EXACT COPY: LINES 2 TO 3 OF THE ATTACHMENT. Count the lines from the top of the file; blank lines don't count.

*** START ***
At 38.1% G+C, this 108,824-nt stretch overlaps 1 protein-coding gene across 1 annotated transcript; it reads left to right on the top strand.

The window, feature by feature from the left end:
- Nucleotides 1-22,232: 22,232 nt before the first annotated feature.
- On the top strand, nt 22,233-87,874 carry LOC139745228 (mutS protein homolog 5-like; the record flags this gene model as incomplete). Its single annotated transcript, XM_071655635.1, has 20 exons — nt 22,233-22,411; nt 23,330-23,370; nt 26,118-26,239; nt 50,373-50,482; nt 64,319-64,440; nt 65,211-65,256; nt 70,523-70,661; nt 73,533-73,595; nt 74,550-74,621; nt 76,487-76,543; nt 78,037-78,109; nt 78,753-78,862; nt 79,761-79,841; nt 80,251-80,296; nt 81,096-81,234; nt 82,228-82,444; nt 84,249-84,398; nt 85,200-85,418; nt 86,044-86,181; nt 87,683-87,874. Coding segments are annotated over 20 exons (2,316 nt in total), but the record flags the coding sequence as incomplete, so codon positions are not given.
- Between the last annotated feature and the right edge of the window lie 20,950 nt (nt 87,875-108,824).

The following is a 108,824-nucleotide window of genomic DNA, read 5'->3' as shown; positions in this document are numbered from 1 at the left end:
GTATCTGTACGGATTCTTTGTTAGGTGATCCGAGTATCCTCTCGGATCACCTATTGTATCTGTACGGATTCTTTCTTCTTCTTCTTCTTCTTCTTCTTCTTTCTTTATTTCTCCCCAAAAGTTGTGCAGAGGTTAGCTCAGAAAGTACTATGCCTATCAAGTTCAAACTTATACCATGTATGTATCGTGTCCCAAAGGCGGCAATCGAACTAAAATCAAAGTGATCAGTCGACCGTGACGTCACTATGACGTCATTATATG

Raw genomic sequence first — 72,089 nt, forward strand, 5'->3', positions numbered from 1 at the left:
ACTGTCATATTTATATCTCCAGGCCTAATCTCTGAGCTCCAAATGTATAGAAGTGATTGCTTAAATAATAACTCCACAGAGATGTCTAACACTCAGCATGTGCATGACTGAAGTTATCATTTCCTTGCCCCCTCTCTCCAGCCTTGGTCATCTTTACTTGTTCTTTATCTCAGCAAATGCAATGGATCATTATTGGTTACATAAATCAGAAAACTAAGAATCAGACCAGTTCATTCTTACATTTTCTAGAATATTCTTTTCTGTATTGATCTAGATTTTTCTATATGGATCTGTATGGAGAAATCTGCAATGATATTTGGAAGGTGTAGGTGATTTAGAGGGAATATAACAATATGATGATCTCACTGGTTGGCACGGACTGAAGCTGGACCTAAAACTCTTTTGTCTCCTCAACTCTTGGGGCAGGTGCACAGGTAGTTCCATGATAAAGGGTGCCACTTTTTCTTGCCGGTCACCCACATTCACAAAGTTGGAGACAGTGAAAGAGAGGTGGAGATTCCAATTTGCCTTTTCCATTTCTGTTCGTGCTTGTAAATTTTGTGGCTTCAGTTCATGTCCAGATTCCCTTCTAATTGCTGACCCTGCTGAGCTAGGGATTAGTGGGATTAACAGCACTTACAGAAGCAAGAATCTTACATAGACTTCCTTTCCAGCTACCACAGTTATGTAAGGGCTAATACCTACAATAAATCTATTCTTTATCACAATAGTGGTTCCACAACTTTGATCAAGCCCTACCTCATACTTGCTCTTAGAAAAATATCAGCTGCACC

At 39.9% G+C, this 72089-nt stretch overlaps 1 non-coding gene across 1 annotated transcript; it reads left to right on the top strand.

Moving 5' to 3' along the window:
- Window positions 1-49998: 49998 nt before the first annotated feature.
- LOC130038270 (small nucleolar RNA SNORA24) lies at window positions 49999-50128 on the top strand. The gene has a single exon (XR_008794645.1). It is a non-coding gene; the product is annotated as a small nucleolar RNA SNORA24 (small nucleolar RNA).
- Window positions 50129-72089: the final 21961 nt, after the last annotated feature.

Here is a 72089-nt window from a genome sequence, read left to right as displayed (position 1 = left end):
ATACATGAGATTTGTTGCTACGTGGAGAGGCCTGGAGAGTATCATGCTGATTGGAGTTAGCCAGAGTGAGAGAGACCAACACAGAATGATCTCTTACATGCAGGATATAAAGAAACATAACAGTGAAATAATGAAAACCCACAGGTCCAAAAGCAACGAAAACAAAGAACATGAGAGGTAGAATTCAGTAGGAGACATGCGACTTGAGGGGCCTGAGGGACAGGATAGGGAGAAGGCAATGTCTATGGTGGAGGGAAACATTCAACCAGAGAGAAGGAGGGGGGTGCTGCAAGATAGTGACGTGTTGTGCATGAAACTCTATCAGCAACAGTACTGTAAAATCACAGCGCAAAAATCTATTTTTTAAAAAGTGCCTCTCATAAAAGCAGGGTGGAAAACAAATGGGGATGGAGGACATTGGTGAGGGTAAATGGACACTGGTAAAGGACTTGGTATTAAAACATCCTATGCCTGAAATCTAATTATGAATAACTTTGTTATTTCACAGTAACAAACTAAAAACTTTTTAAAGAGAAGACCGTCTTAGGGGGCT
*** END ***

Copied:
The window, feature by feature from the left end:
- Nucleotides 1-22,232: 22,232 nt before the first annotated feature.